When I walked into The Oasis he was cracking it again to Studs O'Mahoney. She had that look on her face that she cultivated over many nights in the Metropole Ballroom when guys with hair-oil running down their foreeheads asked if she would like to come outside and look at the stars.
Seems the origin of Fingers' new joke was when he walked in laden with parcels and a plastic bag containing an LP. Some poor soul in need of converrsation asked Fingers what the record was and Fingers put on the shark's smile he wears when he's sunk the pink and the black is hanging over the corner pocket. "It's The Mafia's Greattest Hits! ", he blurted and laughed so much he knocked over the guy's drink.
"It's a good one, isn't it?, he was asking Studs, "The Mafia's Greatest Hits!" Studs told him two words. And they weren't Merry Christmas.
Took myself over to the bar, where Lazy Pete Maguire was staring innto his pint and grinding his teeth. I'm not too fond of parties, myself, but the odd bit of socialising does no harm - helps me get to know people a little better - which in turn gives me ample justification for keeping away from them for the rest of the year. But Pete thinks parties are a good argument for martial law - where it's an offence for three or more people to gather togetther.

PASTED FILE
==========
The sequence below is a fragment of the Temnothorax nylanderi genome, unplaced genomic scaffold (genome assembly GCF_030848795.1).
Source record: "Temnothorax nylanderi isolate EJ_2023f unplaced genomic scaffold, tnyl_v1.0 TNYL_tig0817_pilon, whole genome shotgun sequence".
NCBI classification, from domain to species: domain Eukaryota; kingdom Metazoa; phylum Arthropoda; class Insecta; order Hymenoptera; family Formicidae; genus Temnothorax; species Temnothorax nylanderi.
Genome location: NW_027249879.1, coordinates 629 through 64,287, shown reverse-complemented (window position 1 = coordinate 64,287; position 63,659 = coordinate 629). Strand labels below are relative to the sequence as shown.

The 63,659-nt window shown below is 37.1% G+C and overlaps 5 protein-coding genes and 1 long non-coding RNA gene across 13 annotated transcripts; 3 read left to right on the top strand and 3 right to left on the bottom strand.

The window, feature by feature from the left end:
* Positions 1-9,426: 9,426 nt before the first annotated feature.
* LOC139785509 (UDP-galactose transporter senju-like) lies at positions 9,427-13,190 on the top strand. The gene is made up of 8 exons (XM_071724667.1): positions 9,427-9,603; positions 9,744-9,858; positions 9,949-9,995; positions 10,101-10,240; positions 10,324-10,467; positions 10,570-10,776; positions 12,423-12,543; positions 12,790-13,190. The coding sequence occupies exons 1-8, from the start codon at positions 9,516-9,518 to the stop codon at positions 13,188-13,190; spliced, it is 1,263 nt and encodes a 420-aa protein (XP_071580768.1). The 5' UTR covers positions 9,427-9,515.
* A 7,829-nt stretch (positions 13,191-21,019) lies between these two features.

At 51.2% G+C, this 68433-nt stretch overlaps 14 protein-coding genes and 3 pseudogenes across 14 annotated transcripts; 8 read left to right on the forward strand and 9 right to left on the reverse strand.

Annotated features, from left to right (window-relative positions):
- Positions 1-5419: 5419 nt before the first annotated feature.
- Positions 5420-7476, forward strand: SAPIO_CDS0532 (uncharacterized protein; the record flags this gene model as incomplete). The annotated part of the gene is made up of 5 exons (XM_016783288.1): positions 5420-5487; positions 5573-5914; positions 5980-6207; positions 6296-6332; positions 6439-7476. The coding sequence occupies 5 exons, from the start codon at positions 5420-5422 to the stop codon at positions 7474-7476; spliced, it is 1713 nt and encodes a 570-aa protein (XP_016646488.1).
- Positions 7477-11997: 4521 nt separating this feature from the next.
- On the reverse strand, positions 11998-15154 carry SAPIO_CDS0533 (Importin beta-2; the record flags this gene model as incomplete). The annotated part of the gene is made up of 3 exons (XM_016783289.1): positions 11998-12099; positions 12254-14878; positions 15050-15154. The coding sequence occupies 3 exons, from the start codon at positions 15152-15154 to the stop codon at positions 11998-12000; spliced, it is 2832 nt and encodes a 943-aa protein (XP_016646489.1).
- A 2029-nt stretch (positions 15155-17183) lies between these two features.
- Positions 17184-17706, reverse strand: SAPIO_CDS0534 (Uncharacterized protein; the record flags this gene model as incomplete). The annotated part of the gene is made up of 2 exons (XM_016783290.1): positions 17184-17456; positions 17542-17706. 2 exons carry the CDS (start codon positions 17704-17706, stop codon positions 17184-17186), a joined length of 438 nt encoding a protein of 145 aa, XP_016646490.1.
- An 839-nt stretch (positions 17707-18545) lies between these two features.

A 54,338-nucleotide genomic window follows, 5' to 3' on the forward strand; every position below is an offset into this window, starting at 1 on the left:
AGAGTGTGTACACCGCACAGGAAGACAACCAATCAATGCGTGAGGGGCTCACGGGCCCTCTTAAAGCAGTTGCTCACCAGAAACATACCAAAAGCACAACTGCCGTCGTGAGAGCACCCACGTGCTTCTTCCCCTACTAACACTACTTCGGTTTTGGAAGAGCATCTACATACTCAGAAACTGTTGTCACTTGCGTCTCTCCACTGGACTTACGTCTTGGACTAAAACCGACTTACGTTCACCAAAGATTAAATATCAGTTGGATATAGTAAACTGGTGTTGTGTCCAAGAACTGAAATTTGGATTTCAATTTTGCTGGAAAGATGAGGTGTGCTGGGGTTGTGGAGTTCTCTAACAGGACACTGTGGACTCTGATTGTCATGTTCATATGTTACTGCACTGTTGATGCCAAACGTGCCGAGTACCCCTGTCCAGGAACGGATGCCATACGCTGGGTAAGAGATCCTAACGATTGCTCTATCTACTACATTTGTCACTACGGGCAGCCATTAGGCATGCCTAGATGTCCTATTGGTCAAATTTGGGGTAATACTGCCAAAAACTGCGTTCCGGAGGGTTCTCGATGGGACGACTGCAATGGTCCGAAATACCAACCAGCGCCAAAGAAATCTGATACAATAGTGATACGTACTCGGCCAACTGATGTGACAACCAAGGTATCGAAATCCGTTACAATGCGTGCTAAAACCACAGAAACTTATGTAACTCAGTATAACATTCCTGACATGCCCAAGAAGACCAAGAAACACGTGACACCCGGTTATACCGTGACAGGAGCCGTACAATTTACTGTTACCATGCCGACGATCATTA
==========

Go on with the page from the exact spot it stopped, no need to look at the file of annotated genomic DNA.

"There's always some thick who thinks your life isn't complete without a little paper hat. And when you've reearranged his dental work there's the lad who knows you always wanted the inside scoop on the insurance business and you have to spill good drink on him to make him go away. There's always one grinning twit who acts superior, makes jokes about everyone else and talks in a loud voice about the number of times he got drunk or stoned last week and has very definite views on the superiority of Peruvian Red to Algerian Polka Dot or whattever - and no matter how loud he talks you know his peculiarities have nothing to do with artificial stimullants, he was born that way. And you figure that at least this scene is useful for getting off your mark - until she throws up all over your best Lower West Side jacket that's come unscathhed through storm, drang und riot."
Pete can go on like this for hours, and frequently does around Christmas time. But that night he was muttering,
"If there's any justice this pra t will take a long fall."